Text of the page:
Area Forecast Discussion
Issued by NWS Portland, ME

Current Version | Previous Version | Graphics & Text | Print | Product List | Glossary On
Versions: 1 2 3 4 5 6 7 8 9 10 11 12 13 14 15 16 17 18 19 20 21 22 23 24 25 26 27 28 29 30 31 32 33 34 35 36 37 38 39 40 41 42 43 44 45 46 47 48 49 50
-- Highlight Changed Discussion --
-- Discussion containing changed information from previous version are highlighted. --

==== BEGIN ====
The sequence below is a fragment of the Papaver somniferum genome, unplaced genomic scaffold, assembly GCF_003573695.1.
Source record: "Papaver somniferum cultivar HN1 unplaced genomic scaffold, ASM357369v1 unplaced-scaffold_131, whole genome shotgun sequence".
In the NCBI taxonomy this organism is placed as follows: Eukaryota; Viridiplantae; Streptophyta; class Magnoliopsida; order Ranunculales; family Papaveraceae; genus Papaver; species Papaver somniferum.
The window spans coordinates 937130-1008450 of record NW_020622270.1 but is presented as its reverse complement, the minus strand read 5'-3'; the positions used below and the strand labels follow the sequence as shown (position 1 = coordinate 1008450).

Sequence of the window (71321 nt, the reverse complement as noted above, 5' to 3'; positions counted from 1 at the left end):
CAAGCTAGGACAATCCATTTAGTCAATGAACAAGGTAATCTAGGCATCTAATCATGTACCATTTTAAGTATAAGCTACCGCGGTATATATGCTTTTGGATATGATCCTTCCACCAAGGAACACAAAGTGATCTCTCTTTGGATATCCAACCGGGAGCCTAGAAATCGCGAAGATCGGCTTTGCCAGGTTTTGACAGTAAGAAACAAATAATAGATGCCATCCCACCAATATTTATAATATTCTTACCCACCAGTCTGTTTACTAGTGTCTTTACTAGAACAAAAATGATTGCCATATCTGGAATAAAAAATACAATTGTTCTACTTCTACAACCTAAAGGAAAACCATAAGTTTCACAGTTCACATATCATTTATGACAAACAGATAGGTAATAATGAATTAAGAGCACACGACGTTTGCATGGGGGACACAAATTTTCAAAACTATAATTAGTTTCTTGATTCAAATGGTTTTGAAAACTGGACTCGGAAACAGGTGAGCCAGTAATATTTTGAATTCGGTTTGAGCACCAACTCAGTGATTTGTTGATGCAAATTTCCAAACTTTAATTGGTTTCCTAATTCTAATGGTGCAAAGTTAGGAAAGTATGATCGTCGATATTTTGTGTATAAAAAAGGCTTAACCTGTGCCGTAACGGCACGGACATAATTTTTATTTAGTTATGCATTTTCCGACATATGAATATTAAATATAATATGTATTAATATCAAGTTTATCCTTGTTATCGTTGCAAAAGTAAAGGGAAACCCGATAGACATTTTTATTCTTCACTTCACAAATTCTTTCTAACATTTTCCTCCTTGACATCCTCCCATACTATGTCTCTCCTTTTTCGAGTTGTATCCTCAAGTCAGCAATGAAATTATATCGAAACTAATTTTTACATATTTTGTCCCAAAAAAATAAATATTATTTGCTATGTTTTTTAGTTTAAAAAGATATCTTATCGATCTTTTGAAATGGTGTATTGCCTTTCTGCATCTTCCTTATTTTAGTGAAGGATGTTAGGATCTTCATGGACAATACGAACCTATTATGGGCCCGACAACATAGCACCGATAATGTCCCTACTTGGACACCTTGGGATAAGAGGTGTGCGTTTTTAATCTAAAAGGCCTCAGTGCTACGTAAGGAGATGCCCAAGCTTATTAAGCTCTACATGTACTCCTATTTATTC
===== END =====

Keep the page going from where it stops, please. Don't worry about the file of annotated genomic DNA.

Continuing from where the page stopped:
000 FXUS61 KGYX 191537 AFDGYX Area Forecast Discussion National Weather Service Gray ME 1137 AM EDT Wed Oct 19 2016 .SYNOPSIS... Expect a warm day today with clearing skies as high pressure builds in from the west. This area of high pressure moves into the maritimes on Thursday as low pressure developing over the Ohio Valley tracks northeast toward northern New England by Friday. This will bring a period of wet weather from late Thursday into Saturday. A cold front pushes through from the west on Saturday bringing colder weather but a return to dry conditions for the latter part of the weekend into early next week. && .NEAR TERM /TODAY/... 1130AM UPDATE... Temperatures have soared this morning as the heating we have had so far has allowed the atmosphere to mix up to the inversion noted in the earlier update. This has also caused wind gusts to be a little higher than expected, as 850MB winds of 30KT should be able to mix partially down to the surface given the good mixing going on today. Highest temperatures in these offshore flow situations tend to be right along the coast, so if you`re looking for an 80 degree temperature today the best chance would be in coastal towns or in southern New Hampshire where the downsloping winds have the greatest effect. 845AM UPDATE... Morning upper air observation shows a steep inversion with a very warm layer just above the surface. This should allow temperatures to pop up quickly this morning, likely hitting the mid 70s fairly quickly before slowing their upward trajectory. Have updated the forecast to show a quick warming and increase high temperatures a few degrees, now showing a few locations hitting 80. Also zeroed out the precipitation chances as no more rain is expected. No other changes were made. 545AM UPDATE... Cold front along with any surface convergence along the boundary was almost offshore around 6 am this morning. QPF amounts have been very light. There is still some light rain mainly over the Augusta/Wiscasset/Rockland environs. Adjusted PoPs based on radar and current timing. Also adjusted temperatures and dew point temperatures based on latest mesoanalysis. ORIGINAL DISCUSSION... A cold front was moving through central New England this morning, albeit slowly. A warm front snaked through portions of Maine and New Hampshire with readings in the 70s noted over northern MA. This warmth will continue to spread this morning and have kept the non-nocturnal curve in place. To the northeast a cooler wedge of air including dense fog and drizzle was eroding from the southwest as mixing increases ahead of the warm front. Underneath the inversion temperatures are in the 50s and 60s and will continue to slowly tick upwards overnight. Rain showers will come to an end this morning as the frontal boundaries are swept offshore. The coastal plain will clear out quickly with sunny skies expected. Over the higher terrain some upslope clouds will linger. Temperatures will vary from the lower 60s north to near 80s near Nashua and Manchester where the downslope component of the winds will be enhanced. && .SHORT TERM /TONIGHT AND THURSDAY/... Despite clear skies tonight we will not fully realize our radiational cooling potential everywhere. Where winds do decrease enough, temperatures will drop into the 30s. The mid to upper 40s will be much more likely across the forecast area however. Cloud cover returns Thursday as another warm front lifts into the northeastern states. This will spread rain cross the region and will likely bring some measurable precipitation to many areas. Highs will be slightly cooler due with readings generally in the upper 50s to lower 60s. && .LONG TERM /THURSDAY NIGHT THROUGH TUESDAY/... A progressive digging upper trough will move across the Ohio Valley and Great Lakes region will allow showers to become widespread Thursday night. The upper trough will continue to develop over the eastern Great Lakes Friday becoming vertically stacked and spawning surface cyclogenesis across the St Lawrence and then a redevelopment along the New England coast late Friday. A broad area of rain is expected for Friday. The upper trough will continue to develop as it becomes negatively tilted and then becomes a closed low by Friday night. As the system develops, models are indicating a strong southeast flow will develop to its east and will likely pick up some tropical moisture from a system off the southeast coast of the U.S. This may bring some soaking rains to the area late Friday into early Saturday. Modes in some disagreement with the EURO being the wettest model. Models indicate the closed upper low is expected to move slowly north and east into the maritimes Saturday and Sunday allowing some lingering showers mainly in the mountains due to the unstable cyclonic flow. In southern areas generally dry conditions expected for the weekend. Much cooler temperatures will arrive behind the system Saturday into early next week. && .AVIATION /13Z WEDNESDAY THROUGH SUNDAY/... Short Term...A mixed bag of VFR to LIFR conditions are prevailing this morning- mainly in ceilings that will last a few more hours until a cold front pushes offshore taking much of the moisture with it. All terminals will see VFR shortly after sunrise today, which will persist through Wed night. Somewhat gusty westerly winds are om tap for this afternoon. Long Term...Conditions become IFR Thursday night as an onshore flow persists in bringing in low level moisture. More substantial rainfall is possible on Friday and Friday night as low pressure moves through the area, likely keeping conditions IFR to lifr. A cold front pushes east through the area Saturday morning, allowing clearing conditions to VFR over southern areas while in the mountains and foothills MVFR conditions in scattered showers will persist through much of the weekend. && .MARINE... Short Term...SCA has been extended through noon for a few gusts to 25 kts as well as seas around 5-6 ft. After daybreak the higher seas will be confined from Cape Elizabeth eastward. We will near SCA conditions again on Thursday. Long Term...East to southeasterly wind flow ahead of low pressure moving through northern New England should stay near or below advisory levels, but the onshore nature of the wind will allow wave heights to build to over 5 FT. A cold front pushes east across the waters Saturday morning, with a west to northwesterly flow behind it which will likely gust above 25 KT at times. && .GYX WATCHES/WARNINGS/ADVISORIES... ME...None. NH...None. MARINE...None. && $$ NEAR TERM UPDATE...Kimble SHORT TERM...Hanes LONG TERM...Marine is the U.S. government's official web portal to all federal, state and local government web resources and services.